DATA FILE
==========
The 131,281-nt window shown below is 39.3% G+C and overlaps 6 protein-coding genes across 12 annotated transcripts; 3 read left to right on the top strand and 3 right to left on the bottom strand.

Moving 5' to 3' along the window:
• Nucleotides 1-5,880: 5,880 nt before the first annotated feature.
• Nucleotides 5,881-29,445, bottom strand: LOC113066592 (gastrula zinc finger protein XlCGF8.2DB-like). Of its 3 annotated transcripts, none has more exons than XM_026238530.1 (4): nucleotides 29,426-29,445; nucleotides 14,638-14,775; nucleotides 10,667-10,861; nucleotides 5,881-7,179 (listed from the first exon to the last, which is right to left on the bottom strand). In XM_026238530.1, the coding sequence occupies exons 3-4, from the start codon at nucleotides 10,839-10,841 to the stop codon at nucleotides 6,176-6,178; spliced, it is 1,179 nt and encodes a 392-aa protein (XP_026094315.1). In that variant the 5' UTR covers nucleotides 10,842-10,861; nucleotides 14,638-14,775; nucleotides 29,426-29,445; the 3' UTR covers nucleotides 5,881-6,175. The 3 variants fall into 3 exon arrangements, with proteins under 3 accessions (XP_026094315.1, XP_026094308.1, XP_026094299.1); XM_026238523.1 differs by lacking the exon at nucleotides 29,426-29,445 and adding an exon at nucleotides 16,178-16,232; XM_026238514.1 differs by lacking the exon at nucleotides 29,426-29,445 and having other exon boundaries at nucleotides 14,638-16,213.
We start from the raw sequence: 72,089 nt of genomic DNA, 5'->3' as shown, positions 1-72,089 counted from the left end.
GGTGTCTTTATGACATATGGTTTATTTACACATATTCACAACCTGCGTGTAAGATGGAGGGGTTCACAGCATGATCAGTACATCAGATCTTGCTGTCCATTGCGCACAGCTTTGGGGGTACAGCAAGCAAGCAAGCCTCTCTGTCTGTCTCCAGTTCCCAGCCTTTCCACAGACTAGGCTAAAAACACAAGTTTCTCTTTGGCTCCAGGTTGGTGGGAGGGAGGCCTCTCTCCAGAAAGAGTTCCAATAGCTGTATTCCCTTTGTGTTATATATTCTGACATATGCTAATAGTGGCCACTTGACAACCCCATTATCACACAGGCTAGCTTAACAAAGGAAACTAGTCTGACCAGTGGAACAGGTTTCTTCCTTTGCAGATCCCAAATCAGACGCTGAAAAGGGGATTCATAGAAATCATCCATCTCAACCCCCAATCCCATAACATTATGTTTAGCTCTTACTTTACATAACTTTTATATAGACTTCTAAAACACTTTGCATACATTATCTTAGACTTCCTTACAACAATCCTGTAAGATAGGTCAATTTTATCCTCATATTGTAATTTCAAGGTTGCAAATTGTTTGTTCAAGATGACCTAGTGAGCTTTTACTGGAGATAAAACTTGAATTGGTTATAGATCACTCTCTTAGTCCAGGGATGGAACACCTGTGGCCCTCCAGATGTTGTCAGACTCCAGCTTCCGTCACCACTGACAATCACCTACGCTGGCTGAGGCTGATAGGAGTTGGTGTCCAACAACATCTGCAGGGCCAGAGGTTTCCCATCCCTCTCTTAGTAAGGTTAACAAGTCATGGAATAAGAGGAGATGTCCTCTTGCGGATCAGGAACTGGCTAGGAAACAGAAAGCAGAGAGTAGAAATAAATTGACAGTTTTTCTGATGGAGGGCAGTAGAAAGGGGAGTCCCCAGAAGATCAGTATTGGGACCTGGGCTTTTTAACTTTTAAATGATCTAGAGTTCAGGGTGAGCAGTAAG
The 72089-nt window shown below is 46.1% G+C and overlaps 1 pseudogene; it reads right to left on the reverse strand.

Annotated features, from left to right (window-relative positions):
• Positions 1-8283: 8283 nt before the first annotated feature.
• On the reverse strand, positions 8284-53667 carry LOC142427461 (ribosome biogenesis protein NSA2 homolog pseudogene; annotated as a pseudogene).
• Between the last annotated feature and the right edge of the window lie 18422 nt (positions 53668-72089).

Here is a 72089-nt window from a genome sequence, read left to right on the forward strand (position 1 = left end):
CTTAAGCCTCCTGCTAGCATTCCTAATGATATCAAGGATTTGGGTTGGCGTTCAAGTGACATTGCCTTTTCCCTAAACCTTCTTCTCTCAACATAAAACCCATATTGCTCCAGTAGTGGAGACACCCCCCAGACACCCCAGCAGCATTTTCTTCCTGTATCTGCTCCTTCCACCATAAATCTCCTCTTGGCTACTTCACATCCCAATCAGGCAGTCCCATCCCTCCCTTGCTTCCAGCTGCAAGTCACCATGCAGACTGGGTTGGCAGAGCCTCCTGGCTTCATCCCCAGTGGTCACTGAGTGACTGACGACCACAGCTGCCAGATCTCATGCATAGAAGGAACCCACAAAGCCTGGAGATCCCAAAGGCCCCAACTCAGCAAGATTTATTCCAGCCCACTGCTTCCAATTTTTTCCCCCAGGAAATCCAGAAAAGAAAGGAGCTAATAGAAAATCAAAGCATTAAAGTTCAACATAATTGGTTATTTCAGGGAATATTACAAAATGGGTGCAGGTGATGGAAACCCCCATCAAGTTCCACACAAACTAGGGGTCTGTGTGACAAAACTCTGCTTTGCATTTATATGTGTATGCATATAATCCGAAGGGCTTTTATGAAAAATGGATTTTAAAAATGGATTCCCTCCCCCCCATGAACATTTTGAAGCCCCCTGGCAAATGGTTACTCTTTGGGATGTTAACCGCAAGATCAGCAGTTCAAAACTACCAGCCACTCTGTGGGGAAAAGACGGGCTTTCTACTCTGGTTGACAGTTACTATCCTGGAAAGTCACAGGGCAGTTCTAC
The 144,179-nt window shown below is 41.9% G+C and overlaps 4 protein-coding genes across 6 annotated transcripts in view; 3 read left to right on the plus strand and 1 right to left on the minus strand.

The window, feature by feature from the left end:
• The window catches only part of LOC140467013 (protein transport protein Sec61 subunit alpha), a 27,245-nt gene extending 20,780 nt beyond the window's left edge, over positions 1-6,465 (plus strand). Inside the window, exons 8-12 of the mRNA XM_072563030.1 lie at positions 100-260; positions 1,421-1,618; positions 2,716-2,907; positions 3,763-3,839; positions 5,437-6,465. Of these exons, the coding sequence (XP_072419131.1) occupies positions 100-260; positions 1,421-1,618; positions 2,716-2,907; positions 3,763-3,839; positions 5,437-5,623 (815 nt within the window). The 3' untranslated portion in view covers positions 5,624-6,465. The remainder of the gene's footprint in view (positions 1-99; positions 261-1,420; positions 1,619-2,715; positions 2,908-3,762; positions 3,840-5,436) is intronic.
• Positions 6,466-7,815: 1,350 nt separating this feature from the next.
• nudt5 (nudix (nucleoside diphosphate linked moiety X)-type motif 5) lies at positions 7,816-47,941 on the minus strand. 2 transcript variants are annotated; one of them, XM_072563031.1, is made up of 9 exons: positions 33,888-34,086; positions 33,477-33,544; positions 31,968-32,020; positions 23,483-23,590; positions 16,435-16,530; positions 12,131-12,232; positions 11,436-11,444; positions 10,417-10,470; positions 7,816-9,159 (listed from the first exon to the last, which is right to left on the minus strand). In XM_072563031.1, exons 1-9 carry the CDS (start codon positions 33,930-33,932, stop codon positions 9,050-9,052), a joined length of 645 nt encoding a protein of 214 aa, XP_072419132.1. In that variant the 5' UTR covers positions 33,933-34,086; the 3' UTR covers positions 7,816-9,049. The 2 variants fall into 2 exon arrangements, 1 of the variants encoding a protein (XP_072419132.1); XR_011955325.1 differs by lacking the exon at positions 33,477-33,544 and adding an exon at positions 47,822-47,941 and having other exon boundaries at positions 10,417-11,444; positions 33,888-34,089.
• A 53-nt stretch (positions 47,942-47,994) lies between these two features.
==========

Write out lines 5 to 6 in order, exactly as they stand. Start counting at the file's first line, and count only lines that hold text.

We start from the raw sequence: 72,089 nt of genomic DNA, 5'->3' as shown, positions 1-72,089 counted from the left end.
GGTGTCTTTATGACATATGGTTTATTTACACATATTCACAACCTGCGTGTAAGATGGAGGGGTTCACAGCATGATCAGTACATCAGATCTTGCTGTCCATTGCGCACAGCTTTGGGGGTACAGCAAGCAAGCAAGCCTCTCTGTCTGTCTCCAGTTCCCAGCCTTTCCACAGACTAGGCTAAAAACACAAGTTTCTCTTTGGCTCCAGGTTGGTGGGAGGGAGGCCTCTCTCCAGAAAGAGTTCCAATAGCTGTATTCCCTTTGTGTTATATATTCTGACATATGCTAATAGTGGCCACTTGACAACCCCATTATCACACAGGCTAGCTTAACAAAGGAAACTAGTCTGACCAGTGGAACAGGTTTCTTCCTTTGCAGATCCCAAATCAGACGCTGAAAAGGGGATTCATAGAAATCATCCATCTCAACCCCCAATCCCATAACATTATGTTTAGCTCTTACTTTACATAACTTTTATATAGACTTCTAAAACACTTTGCATACATTATCTTAGACTTCCTTACAACAATCCTGTAAGATAGGTCAATTTTATCCTCATATTGTAATTTCAAGGTTGCAAATTGTTTGTTCAAGATGACCTAGTGAGCTTTTACTGGAGATAAAACTTGAATTGGTTATAGATCACTCTCTTAGTCCAGGGATGGAACACCTGTGGCCCTCCAGATGTTGTCAGACTCCAGCTTCCGTCACCACTGACAATCACCTACGCTGGCTGAGGCTGATAGGAGTTGGTGTCCAACAACATCTGCAGGGCCAGAGGTTTCCCATCCCTCTCTTAGTAAGGTTAACAAGTCATGGAATAAGAGGAGATGTCCTCTTGCGGATCAGGAACTGGCTAGGAAACAGAAAGCAGAGAGTAGAAATAAATTGACAGTTTTTCTGATGGAGGGCAGTAGAAAGGGGAGTCCCCAGAAGATCAGTATTGGGACCTGGGCTTTTTAACTTTTAAATGATCTAGAGTTCAGGGTGAGCAGTAAG